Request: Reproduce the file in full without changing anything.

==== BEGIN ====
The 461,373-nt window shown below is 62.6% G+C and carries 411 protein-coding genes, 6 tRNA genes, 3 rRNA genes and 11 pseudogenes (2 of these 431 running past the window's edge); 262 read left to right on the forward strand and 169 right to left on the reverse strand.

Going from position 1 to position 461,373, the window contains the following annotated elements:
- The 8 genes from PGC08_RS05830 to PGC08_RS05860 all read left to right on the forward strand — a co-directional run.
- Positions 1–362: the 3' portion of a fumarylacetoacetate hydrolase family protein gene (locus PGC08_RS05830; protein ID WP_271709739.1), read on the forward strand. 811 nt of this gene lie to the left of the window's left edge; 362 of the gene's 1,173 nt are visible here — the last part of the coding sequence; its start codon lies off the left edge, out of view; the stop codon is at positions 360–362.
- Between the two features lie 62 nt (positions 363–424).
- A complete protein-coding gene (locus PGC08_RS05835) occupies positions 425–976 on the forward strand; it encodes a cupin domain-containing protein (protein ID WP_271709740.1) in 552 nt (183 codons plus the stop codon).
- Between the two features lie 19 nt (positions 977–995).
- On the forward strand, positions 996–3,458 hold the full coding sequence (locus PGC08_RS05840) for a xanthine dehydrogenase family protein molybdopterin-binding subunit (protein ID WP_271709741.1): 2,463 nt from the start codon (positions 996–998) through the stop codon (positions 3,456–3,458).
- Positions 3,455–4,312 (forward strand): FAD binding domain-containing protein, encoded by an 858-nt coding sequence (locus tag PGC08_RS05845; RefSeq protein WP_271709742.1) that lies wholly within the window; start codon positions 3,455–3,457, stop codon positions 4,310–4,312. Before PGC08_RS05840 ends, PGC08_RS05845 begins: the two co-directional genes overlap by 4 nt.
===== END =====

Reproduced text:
The 461,373-nt window shown below is 62.6% G+C and carries 411 protein-coding genes, 6 tRNA genes, 3 rRNA genes and 11 pseudogenes (2 of these 431 running past the window's edge); 262 read left to right on the forward strand and 169 right to left on the reverse strand.

Going from position 1 to position 461,373, the window contains the following annotated elements:
- The 8 genes from PGC08_RS05830 to PGC08_RS05860 all read left to right on the forward strand — a co-directional run.
- Positions 1–362: the 3' portion of a fumarylacetoacetate hydrolase family protein gene (locus PGC08_RS05830; protein ID WP_271709739.1), read on the forward strand. 811 nt of this gene lie to the left of the window's left edge; 362 of the gene's 1,173 nt are visible here — the last part of the coding sequence; its start codon lies off the left edge, out of view; the stop codon is at positions 360–362.
- Between the two features lie 62 nt (positions 363–424).
- A complete protein-coding gene (locus PGC08_RS05835) occupies positions 425–976 on the forward strand; it encodes a cupin domain-containing protein (protein ID WP_271709740.1) in 552 nt (183 codons plus the stop codon).
- Between the two features lie 19 nt (positions 977–995).
- On the forward strand, positions 996–3,458 hold the full coding sequence (locus PGC08_RS05840) for a xanthine dehydrogenase family protein molybdopterin-binding subunit (protein ID WP_271709741.1): 2,463 nt from the start codon (positions 996–998) through the stop codon (positions 3,456–3,458).
- Positions 3,455–4,312 (forward strand): FAD binding domain-containing protein, encoded by an 858-nt coding sequence (locus tag PGC08_RS05845; RefSeq protein WP_271709742.1) that lies wholly within the window; start codon positions 3,455–3,457, stop codon positions 4,310–4,312. Before PGC08_RS05840 ends, PGC08_RS05845 begins: the two co-directional genes overlap by 4 nt.